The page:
Clear Filters
Clear Filters

for loops auto nidification problem

21 views (last 30 days)
Emiliano Rosso
Emiliano Rosso on 13 May 2024
Answered: Zinea on 17 May 2024 at 5:11
I have a function y= f(x) .
x is 10 x n and y= 1 x n
a performance function myperf = perf(y) gives a 1 x 1 value.
a target value mytar must be reached.
if mytar is not reached I must reiterate the process in this way :
for i=1:10
x=y % it must be 10 x n
and finally ...
if myperf = perf(y) > mytar
I must continue to the next iteration and rebuild the code for 2 for loops and so on.
I can't known how much iteration I'll need.
x dimension is 10^niteration x n ( 10 ,100 ,1000 ... 10^niteration)
I must pay attention to use intermediate results to not reinitialize the algorithm every time and loose resources.
What type of architecture cold I use ?
The most symple and understandable ?
Is there a way for code autogeneration ?
Thanks !

Answers (1)

Zinea on 17 May 2024 at 5:11
A while loop or a recursive function can be used that keeps track of the current iteration and dynamically adjusts the size of “x” based on the iteration count. Here is an outline of the implementation using a while loop, assuming “f(x)” and “perf(y)” are already defined:
function main_algorithm(initial_x, n, mytar)
iteration = 0; % Initialize iteration count
x = initial_x; % Initial x, should be 10 x n for the first iteration
while true
iteration = iteration + 1; % Increment iteration count
y = compute_y(x, n); % Compute y for the current iteration
myperf = perf(y); % Evaluate performance
if myperf > mytar
break; % Exit loop if target performance is achieved
x = prepare_next_x(y, iteration, n); % Prepare x for the next iteration
function y = compute_y(x, n)
y = zeros(1, n); % Initialize y
for i = 1:length(x)
y(i) = f(x(i)); % Assuming f(x) is defined elsewhere
function x = prepare_next_x(y, iteration, n)
% Dynamically resize x for the next iteration based on the current iteration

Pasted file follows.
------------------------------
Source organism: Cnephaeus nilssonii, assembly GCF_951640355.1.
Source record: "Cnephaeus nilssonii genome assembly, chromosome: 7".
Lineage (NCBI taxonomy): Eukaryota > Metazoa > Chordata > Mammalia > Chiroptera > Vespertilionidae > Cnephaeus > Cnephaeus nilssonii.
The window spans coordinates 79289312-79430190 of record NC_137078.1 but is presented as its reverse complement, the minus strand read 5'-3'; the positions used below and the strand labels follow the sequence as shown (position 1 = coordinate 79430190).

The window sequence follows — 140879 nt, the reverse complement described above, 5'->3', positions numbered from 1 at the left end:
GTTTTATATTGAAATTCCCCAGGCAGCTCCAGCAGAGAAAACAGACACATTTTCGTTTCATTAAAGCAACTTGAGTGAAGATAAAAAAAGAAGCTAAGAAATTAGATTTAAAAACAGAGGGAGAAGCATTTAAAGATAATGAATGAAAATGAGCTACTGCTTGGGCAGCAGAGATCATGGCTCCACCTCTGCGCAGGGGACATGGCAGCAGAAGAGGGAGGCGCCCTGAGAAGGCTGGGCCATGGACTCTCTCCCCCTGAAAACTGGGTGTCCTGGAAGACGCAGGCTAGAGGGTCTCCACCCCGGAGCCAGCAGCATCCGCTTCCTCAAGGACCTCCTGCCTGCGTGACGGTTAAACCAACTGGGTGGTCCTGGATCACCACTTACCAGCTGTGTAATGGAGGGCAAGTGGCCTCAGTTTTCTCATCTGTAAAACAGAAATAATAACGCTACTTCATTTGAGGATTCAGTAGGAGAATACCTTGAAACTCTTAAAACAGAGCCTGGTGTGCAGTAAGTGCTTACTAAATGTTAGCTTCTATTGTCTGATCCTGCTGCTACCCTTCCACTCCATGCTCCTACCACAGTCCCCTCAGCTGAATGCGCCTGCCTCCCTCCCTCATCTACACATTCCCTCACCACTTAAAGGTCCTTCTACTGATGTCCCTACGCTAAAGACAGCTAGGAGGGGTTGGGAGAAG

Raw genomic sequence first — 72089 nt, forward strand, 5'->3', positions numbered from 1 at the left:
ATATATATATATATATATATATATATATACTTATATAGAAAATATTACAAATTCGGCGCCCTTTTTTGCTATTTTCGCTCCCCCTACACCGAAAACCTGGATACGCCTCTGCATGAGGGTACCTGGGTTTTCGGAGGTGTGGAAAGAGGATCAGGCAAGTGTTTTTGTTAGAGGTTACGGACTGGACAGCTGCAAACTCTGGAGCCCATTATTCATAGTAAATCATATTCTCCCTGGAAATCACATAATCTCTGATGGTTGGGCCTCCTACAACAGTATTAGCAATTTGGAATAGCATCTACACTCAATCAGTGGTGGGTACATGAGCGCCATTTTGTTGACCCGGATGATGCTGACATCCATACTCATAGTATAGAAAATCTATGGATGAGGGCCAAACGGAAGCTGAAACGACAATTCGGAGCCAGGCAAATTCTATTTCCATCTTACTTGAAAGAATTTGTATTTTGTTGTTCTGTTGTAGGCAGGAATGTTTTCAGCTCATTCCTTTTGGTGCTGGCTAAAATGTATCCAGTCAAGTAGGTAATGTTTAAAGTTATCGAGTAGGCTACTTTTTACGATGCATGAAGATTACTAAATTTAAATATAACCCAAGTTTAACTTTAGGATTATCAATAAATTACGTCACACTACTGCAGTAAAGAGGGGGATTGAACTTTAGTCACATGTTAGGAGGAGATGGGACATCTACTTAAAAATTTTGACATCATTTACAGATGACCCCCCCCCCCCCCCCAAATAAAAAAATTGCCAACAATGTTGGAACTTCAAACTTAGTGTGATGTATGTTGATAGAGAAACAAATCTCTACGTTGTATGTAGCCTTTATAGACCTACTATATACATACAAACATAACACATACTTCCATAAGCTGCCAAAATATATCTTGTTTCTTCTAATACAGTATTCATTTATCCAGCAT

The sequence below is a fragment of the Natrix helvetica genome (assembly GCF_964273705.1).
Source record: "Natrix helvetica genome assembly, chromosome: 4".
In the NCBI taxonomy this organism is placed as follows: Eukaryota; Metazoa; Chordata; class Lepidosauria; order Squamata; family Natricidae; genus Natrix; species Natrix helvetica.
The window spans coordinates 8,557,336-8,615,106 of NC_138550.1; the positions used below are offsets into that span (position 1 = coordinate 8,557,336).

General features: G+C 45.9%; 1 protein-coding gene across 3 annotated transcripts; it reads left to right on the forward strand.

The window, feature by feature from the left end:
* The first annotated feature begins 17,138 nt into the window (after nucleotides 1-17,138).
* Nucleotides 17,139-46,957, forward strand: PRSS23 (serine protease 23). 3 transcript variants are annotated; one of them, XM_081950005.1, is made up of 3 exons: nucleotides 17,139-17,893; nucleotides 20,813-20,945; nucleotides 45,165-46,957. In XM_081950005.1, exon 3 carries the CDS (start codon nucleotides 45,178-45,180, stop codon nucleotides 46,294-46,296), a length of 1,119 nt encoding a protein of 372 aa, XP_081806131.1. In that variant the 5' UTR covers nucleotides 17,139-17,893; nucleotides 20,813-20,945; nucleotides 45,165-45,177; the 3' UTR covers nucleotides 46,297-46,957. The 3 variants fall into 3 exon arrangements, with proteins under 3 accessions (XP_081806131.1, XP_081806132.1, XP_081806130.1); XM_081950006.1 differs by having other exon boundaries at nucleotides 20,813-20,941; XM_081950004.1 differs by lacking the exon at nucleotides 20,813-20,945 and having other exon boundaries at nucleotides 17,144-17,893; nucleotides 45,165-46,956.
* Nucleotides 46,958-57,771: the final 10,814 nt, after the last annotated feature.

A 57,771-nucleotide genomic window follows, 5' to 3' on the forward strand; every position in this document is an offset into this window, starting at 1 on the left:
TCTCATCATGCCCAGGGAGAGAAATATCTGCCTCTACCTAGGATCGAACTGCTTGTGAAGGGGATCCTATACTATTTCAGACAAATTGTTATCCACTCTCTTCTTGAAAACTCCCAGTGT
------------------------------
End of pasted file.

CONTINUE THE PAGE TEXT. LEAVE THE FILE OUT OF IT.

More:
newSize = 10^iteration * n; % Calculate new size for x
x = repmat(y, 1, newSize / length(y)); % Repeat y to fill the new size of x
To enhance the efficiency of the problem at hand, the following approaches could be considered:
  1. Vectorization: Whenever possible, transform the loop that computes “y=f(x)” for each element of “x” into a vectorized operation. If “f(x)” is a function that can operate on vectors, all the values of “y” can be computed in a single line without an explicit loop, which is much faster.
  2. Parallel computing: For very large “x” vectors, and if “f(x)” computations are independent from one another, MATLAB’s Parallel Computing Toolbox can be used to distribute the computation of “y” across multiple cores or even GPUs if “f(x)” is compatible with GPU acceleration.
  3. Efficient memory management: Preallocate arrays whenever possible and use “single” instead of “double” precision if the decreased precision does not significantly impact the results, to halve the memory usage.
x = zeros(1, newSize, 'single'); % Preallocate with single precision
4. Adaptive algorithm adjustment: If certain patterns are observed in the relationship between ‘x, “y, and “perf(y)”, the algorithm might be written in a way that it adapts dynamically. For example, if improvements in performance diminish with each iteration, a different stopping criterion may be implemented instead of simply checking “perf(y) > mytar”.
5.Utilizing MATLAB Toolboxes: MATLAB’s toolboxes offer optimized functions and algorithms to compute “f(x)” and “perf(y)” more efficiently. For instance, the Optimization Toolbox could provide methods to optimize the input “x” directly based on “perf(y)”, leading to early convergence to “mytar”.
6. Saving intermediate results: For long-running results, consider saving intermediate results to disk. This can be a safeguard against data loss from unexpected interruptions by providing checkpoints from which the algorithm can be restarted without losing all progress.
You may refer to the following links to documentation for more information:
Hope this helps!


Find more on Startup and Shutdown in Help Center and File Exchange




Community Treasure Hunt

Find the treasures in MATLAB Central and discover how the community can help you!

Start Hunting!